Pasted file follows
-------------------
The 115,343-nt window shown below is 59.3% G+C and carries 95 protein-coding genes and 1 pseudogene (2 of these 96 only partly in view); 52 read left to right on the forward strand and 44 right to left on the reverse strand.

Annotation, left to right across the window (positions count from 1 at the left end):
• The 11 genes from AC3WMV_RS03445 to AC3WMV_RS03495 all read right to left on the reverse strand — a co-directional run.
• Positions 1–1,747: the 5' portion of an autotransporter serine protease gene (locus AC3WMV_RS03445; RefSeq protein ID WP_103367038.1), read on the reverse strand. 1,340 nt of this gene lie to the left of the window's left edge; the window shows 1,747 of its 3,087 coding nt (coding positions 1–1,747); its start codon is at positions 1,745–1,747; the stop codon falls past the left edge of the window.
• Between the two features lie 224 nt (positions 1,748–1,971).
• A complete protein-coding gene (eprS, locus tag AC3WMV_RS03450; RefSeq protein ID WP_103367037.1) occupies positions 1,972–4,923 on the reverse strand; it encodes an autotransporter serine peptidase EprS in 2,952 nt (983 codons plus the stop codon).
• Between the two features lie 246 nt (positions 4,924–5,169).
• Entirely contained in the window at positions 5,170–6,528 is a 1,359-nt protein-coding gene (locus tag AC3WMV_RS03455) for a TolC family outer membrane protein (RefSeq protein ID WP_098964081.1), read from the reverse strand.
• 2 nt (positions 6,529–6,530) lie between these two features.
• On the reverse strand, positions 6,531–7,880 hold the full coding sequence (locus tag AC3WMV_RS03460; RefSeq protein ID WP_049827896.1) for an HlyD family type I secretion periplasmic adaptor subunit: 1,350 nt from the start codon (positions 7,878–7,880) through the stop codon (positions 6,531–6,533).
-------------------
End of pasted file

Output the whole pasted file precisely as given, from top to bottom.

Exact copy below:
The 115,343-nt window shown below is 59.3% G+C and carries 95 protein-coding genes and 1 pseudogene (2 of these 96 only partly in view); 52 read left to right on the forward strand and 44 right to left on the reverse strand.

Annotation, left to right across the window (positions count from 1 at the left end):
• The 11 genes from AC3WMV_RS03445 to AC3WMV_RS03495 all read right to left on the reverse strand — a co-directional run.
• Positions 1–1,747: the 5' portion of an autotransporter serine protease gene (locus AC3WMV_RS03445; RefSeq protein ID WP_103367038.1), read on the reverse strand. 1,340 nt of this gene lie to the left of the window's left edge; the window shows 1,747 of its 3,087 coding nt (coding positions 1–1,747); its start codon is at positions 1,745–1,747; the stop codon falls past the left edge of the window.
• Between the two features lie 224 nt (positions 1,748–1,971).
• A complete protein-coding gene (eprS, locus tag AC3WMV_RS03450; RefSeq protein ID WP_103367037.1) occupies positions 1,972–4,923 on the reverse strand; it encodes an autotransporter serine peptidase EprS in 2,952 nt (983 codons plus the stop codon).
• Between the two features lie 246 nt (positions 4,924–5,169).
• Entirely contained in the window at positions 5,170–6,528 is a 1,359-nt protein-coding gene (locus tag AC3WMV_RS03455) for a TolC family outer membrane protein (RefSeq protein ID WP_098964081.1), read from the reverse strand.
• 2 nt (positions 6,529–6,530) lie between these two features.
• On the reverse strand, positions 6,531–7,880 hold the full coding sequence (locus tag AC3WMV_RS03460; RefSeq protein ID WP_049827896.1) for an HlyD family type I secretion periplasmic adaptor subunit: 1,350 nt from the start codon (positions 7,878–7,880) through the stop codon (positions 6,531–6,533).